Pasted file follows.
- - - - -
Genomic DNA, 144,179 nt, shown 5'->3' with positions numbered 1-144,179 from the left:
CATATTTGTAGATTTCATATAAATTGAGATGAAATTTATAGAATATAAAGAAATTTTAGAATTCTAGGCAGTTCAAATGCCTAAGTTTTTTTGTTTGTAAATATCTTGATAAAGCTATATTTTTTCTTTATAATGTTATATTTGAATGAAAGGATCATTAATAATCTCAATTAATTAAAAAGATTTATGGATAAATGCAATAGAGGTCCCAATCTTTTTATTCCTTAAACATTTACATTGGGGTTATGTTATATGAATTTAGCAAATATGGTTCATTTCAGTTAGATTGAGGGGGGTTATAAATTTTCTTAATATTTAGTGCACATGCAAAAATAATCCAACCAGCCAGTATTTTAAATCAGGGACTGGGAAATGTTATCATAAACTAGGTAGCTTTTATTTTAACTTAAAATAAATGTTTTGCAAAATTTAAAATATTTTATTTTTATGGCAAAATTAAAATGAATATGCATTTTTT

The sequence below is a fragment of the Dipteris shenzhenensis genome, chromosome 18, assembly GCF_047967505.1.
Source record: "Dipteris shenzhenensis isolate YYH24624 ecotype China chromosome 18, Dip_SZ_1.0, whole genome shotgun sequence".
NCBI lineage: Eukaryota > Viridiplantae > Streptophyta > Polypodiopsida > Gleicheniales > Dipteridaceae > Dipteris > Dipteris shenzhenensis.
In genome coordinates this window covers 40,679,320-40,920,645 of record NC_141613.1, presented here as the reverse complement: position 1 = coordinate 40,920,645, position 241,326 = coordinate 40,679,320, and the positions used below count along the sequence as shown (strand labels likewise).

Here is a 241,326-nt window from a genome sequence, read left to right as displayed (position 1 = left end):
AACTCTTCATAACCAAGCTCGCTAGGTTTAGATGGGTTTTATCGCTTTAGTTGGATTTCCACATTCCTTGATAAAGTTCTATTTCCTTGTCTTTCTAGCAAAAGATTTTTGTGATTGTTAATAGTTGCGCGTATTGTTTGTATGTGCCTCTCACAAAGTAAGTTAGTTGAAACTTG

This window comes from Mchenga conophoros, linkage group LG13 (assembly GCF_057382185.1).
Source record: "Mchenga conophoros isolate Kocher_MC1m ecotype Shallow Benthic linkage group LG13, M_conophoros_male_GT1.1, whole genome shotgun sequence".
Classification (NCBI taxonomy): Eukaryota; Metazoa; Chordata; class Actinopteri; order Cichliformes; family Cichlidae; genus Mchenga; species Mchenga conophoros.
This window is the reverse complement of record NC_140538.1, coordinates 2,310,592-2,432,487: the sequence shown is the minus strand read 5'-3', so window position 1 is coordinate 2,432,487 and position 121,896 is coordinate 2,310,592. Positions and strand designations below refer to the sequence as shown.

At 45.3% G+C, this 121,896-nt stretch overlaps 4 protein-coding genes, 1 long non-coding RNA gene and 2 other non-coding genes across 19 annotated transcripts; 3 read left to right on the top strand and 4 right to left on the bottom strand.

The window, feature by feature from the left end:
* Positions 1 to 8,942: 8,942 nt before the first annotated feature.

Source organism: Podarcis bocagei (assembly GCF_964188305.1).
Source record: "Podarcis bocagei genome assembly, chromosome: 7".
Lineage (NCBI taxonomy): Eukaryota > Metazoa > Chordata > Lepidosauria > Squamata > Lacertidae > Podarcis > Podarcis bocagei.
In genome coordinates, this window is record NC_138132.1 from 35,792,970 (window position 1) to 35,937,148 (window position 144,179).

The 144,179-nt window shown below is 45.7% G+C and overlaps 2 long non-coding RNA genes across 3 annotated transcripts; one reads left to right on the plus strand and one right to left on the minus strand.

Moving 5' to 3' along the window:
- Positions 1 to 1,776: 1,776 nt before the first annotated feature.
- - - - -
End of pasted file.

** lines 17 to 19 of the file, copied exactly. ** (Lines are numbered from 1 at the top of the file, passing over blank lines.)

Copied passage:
Source record: "Podarcis bocagei genome assembly, chromosome: 7".
Lineage (NCBI taxonomy): Eukaryota > Metazoa > Chordata > Lepidosauria > Squamata > Lacertidae > Podarcis > Podarcis bocagei.
In genome coordinates, this window is record NC_138132.1 from 35,792,970 (window position 1) to 35,937,148 (window position 144,179).